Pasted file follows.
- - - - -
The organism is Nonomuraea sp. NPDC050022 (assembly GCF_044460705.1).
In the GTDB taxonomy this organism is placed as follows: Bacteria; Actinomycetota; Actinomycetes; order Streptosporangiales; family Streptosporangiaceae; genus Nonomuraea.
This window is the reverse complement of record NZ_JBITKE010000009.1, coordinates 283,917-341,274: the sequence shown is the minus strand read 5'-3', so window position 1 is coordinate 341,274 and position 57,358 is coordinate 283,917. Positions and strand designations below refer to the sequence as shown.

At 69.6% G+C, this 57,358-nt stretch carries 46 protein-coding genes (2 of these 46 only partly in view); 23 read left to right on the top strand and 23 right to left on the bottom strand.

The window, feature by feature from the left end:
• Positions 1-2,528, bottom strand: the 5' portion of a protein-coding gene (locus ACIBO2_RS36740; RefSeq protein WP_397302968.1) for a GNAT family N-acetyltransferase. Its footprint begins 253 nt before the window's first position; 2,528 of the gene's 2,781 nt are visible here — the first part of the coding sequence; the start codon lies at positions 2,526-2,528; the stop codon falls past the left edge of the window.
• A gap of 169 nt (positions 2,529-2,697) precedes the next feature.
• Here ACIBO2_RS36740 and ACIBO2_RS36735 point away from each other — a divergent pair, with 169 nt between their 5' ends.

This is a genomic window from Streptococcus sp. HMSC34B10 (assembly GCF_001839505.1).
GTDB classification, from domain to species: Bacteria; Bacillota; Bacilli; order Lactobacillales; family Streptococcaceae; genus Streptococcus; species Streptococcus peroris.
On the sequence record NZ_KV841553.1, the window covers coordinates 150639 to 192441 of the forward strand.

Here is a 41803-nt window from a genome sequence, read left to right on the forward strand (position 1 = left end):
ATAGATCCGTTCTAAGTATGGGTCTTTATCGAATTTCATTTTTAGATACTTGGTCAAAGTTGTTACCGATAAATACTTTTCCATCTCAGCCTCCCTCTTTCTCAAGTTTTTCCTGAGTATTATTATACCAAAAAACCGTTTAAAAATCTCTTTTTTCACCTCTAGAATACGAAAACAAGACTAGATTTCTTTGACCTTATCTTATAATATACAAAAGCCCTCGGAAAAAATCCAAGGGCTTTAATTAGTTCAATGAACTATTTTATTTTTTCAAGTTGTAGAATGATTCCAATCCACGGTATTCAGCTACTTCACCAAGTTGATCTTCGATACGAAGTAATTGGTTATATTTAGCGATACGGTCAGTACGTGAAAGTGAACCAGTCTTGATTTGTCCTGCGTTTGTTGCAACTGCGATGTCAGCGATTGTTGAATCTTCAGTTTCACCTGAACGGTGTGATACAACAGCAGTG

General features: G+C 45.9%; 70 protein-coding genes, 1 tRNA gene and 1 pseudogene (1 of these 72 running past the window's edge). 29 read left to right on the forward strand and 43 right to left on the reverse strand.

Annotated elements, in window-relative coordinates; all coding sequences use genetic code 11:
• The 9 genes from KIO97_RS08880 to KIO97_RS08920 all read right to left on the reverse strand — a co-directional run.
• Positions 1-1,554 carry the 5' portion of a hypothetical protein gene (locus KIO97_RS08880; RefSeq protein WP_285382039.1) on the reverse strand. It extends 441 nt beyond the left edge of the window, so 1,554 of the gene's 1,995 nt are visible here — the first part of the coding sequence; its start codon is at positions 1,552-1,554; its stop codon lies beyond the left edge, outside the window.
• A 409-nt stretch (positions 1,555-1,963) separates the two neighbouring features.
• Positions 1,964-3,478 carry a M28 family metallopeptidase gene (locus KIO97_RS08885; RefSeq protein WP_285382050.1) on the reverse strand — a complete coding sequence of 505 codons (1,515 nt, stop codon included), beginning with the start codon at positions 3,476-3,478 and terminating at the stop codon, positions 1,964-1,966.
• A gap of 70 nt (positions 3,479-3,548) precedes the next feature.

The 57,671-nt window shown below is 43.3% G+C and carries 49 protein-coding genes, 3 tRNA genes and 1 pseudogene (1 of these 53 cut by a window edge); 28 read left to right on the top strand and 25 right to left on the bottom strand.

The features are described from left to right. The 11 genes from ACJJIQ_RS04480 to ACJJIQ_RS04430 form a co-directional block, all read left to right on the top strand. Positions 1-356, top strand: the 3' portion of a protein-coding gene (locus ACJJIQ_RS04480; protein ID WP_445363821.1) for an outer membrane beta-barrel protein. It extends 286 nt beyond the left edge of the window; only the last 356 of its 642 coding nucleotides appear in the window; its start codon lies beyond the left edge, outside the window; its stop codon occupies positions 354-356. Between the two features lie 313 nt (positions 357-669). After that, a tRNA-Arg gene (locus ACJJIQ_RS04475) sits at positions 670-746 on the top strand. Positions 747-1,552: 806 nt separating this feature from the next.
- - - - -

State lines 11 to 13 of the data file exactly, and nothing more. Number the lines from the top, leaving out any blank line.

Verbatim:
On the sequence record NZ_KV841553.1, the window covers coordinates 150639 to 192441 of the forward strand.

Here is a 41803-nt window from a genome sequence, read left to right on the forward strand (position 1 = left end):
ATAGATCCGTTCTAAGTATGGGTCTTTATCGAATTTCATTTTTAGATACTTGGTCAAAGTTGTTACCGATAAATACTTTTCCATCTCAGCCTCCCTCTTTCTCAAGTTTTTCCTGAGTATTATTATACCAAAAAACCGTTTAAAAATCTCTTTTTTCACCTCTAGAATACGAAAACAAGACTAGATTTCTTTGACCTTATCTTATAATATACAAAAGCCCTCGGAAAAAATCCAAGGGCTTTAATTAGTTCAATGAACTATTTTATTTTTTCAAGTTGTAGAATGATTCCAATCCACGGTATTCAGCTACTTCACCAAGTTGATCTTCGATACGAAGTAATTGGTTATATTTAGCGATACGGTCAGTACGTGAAAGTGAACCAGTCTTGATTTGTCCTGCGTTTGTTGCAACTGCGATGTCAGCGATTGTTGAATCTTCAGTTTCACCTGAACGGTGTGATACAACAGCAGTG